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What litigators can learn from the Odell Beckham Jr. Nike lawsuit

· 5 minute read

· 5 minute read

Odell Beckham Jr. has been a lightning rod of attention since he stormed into the NFL out of Louisiana State University. His off-field fashion prowess combined with an already distinguished career that includes multiple Pro Bowl selections and a Super Bowl ring has helped his brand become one of the most recognizable in sports.  

And while he contemplates the next steps in his career—the star receiver is a free agent meeting with several teams this winter—he also faces a complex legal battle with retail giant Nike. Beckham brought a lawsuit against Nike seeking reformation of their contract and more than $20 million in damages for breach of contract and breach of the covenant of good faith and fair dealing. 

Before bringing suit, imagine that Beckham contacts counsel’s office to represent him – the opportunity of a lifetime. The only problem is that neither counsel nor anyone else in counsel’s firm has handled a case in the jurisdiction required by the choice of forum clause. Counsel is also unfamiliar with the substantive law of the state set out in the contract’s choice of law clause.  

What can counsel do when tasked with handling a case like this one in an unfamiliar jurisdiction and under substantive law with which counsel has no experience?  

Resources like Practical Law’s newly released litigation playbook can be a powerful tool for litigators looking for jurisdictional-neutral Practice Notes addressing breach of contract and contract-related claims. The Playbook also offers both broadly applicable and jurisdiction-specific resources, like Standard Clauses, Checklists, and Q&As for plaintiffs and defendants in California, Florida, Illinois, New York, Pennsylvania, and Texas with more on the way.  

A quick review of Beckham’s case highlights how counsel can use the Litigation Playbook should they find themselves in a similar situation.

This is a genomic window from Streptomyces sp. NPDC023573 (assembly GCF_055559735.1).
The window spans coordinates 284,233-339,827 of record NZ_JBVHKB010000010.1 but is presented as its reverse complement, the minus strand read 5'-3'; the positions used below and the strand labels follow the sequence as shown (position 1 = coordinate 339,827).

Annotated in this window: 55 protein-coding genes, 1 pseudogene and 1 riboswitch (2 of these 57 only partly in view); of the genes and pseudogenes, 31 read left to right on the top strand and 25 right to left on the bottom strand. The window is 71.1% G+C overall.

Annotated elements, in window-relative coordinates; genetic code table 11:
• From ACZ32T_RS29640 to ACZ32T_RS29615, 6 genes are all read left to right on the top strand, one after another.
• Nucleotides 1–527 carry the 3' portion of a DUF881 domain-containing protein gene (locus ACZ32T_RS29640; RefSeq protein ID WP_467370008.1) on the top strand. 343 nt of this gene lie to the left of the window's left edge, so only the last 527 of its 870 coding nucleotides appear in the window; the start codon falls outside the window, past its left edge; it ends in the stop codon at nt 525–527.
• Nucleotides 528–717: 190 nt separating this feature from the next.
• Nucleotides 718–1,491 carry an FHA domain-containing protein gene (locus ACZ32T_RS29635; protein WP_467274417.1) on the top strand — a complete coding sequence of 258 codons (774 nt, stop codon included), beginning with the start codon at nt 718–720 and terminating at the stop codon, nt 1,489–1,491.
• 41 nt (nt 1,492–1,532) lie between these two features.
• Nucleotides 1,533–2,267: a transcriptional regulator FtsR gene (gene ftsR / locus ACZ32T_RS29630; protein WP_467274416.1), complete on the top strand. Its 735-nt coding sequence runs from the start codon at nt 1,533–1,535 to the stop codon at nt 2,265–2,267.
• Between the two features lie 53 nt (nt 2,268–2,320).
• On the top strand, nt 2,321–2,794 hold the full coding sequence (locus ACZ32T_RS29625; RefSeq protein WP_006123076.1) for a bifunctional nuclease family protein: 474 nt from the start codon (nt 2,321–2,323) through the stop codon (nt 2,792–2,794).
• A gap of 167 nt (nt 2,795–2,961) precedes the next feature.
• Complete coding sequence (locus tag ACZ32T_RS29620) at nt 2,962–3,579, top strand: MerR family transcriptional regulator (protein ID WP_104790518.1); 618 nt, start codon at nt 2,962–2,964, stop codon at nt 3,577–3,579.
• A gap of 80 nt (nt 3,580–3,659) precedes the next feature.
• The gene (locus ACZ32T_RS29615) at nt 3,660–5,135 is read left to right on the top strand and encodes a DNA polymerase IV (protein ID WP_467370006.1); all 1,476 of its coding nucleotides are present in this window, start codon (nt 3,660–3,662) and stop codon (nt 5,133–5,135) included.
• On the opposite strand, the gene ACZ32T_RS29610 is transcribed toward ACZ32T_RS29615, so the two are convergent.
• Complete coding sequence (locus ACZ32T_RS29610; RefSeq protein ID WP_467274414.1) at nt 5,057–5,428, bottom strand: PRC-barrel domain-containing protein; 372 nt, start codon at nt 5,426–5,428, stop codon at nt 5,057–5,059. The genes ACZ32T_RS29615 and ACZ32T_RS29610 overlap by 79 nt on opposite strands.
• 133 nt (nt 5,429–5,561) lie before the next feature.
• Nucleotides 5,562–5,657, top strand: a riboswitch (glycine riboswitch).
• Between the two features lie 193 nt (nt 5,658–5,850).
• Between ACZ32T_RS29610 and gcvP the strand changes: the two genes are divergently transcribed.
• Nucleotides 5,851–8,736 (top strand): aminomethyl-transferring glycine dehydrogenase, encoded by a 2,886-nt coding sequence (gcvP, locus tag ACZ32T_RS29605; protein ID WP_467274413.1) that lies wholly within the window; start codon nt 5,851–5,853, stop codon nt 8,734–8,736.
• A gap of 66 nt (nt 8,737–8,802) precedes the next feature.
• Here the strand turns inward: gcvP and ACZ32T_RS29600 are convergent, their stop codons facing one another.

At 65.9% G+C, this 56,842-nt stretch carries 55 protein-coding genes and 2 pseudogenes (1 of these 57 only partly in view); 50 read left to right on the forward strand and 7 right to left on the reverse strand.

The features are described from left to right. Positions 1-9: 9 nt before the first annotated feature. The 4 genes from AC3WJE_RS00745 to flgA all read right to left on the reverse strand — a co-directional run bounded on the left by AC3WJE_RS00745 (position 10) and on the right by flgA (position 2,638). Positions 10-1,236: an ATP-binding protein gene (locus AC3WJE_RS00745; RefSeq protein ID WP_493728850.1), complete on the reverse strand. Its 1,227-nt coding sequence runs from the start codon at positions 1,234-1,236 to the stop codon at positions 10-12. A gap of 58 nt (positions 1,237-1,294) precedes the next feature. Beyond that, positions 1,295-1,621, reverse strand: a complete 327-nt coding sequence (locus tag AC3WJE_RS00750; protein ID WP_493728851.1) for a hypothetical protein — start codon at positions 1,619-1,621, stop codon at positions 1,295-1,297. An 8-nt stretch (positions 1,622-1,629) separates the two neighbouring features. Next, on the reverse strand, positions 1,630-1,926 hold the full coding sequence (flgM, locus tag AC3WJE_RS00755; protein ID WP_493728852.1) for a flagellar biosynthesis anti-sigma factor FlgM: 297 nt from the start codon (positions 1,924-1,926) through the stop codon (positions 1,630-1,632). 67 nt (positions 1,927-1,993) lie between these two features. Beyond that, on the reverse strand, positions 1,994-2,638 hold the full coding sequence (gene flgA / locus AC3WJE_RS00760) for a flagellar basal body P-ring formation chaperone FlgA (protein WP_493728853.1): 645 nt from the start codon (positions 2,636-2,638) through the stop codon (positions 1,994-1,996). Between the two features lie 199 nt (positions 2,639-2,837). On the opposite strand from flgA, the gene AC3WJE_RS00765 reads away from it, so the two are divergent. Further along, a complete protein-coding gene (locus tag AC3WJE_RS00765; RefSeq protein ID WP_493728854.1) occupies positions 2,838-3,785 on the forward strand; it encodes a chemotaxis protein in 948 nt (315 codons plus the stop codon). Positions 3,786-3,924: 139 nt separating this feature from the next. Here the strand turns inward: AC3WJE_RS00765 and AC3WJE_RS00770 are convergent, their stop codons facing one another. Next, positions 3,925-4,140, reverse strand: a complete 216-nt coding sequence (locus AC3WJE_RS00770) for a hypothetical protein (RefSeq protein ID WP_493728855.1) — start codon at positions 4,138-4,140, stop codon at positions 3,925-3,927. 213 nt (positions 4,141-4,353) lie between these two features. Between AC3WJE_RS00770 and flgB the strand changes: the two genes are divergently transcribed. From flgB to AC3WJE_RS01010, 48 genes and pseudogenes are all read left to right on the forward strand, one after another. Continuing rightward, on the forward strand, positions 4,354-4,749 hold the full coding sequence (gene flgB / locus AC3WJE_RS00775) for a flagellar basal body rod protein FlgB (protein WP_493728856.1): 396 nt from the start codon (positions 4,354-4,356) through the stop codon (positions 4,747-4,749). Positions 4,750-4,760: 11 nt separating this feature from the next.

A bird’s eye view of Odell Beckham Jr. vs. Nike 

The complaint hinges on a discrepancy between Beckham’s original endorsement deal signed with Nike in March of 2014 and the subsequent extension of that agreement beyond its three-year term.  

According to the complaint, Beckham entered a deal that promised him $45,000 a year for three years plus a percentage of net sales for Nike products “bearing his endorsement.” Included in the deal was a clause that gave Nike the “right of first refusal” if they matched any offer made by a competing company after the contract expired.  

Nike exercised that option after Adidas offered Beckham a new deal that included base salaries between $3.2 million and $4.2 million as well as guaranteed royalties and a guaranteed extension based on “net sales” of “royalty generating products.”  

The crux of the complaint stems from a discrepancy between the “term sheet” detailing Nike’s decision to match the Adidas deal and a 2017 Extension Letter designed to memorialize those terms into a Long Form Football Contract. During that process, Beckham alleges there was a language change, unbeknownst to him or his Royalty Only brand, despite the agreement for Nike to mirror the terms of the proposed Adidas deal. 

That language change, said Beckham, altered his compensation structure for certain years so that instead of being compensated based on the difference between “net sales” and his guaranteed royalties, he would be compensated based on the difference between “earned royalties” and guaranteed royalties. It is unclear if that change was made in error or if it was a deliberate attempt by Nike to skirt the terms of the previously discussed deal.  

“Even if Nike had intended to amend the Term Sheet, there was no knowledge or agreement by Mr. Beckham for such an amendment nor any consideration that could support an amendment that decreased the value of the contract to Mr. Beckham by tens of millions of dollars,” reads the complaint.  

Beckham also accuses Nike of actively suppressing the sale of its own products in order to limit Beckham’s revenue and get out of the endorsement agreement. “This represents bad faith conduct by Nike,” alleges Beckman. Beckham seeks reformation of the Nike contract and damages for breach of contract, breach of the duty of good faith and fair dealing, and any other relief the court sees fit. 

Navigate unfamiliar legal terrain with the right resources 

In this particular case, having the right tools, like the latest litigation playbook from Practical Law, and up-to-date legal resources in Practical Law allows attorneys to quickly and efficiently find applicable defenses, available relief, statute of limitations considerations, relevant precedents, and past rulings of the assigned judge, among other relevant items. These are invaluable when litigating in unfamiliar terrain.  

To explore relevant litigation dealing with these claims, or others like it, consider the powerful new playbook, “Litigating a breach of contract action.” Confidence is key when it comes to the courtroom, and the right resources will help get your client in the endzone.

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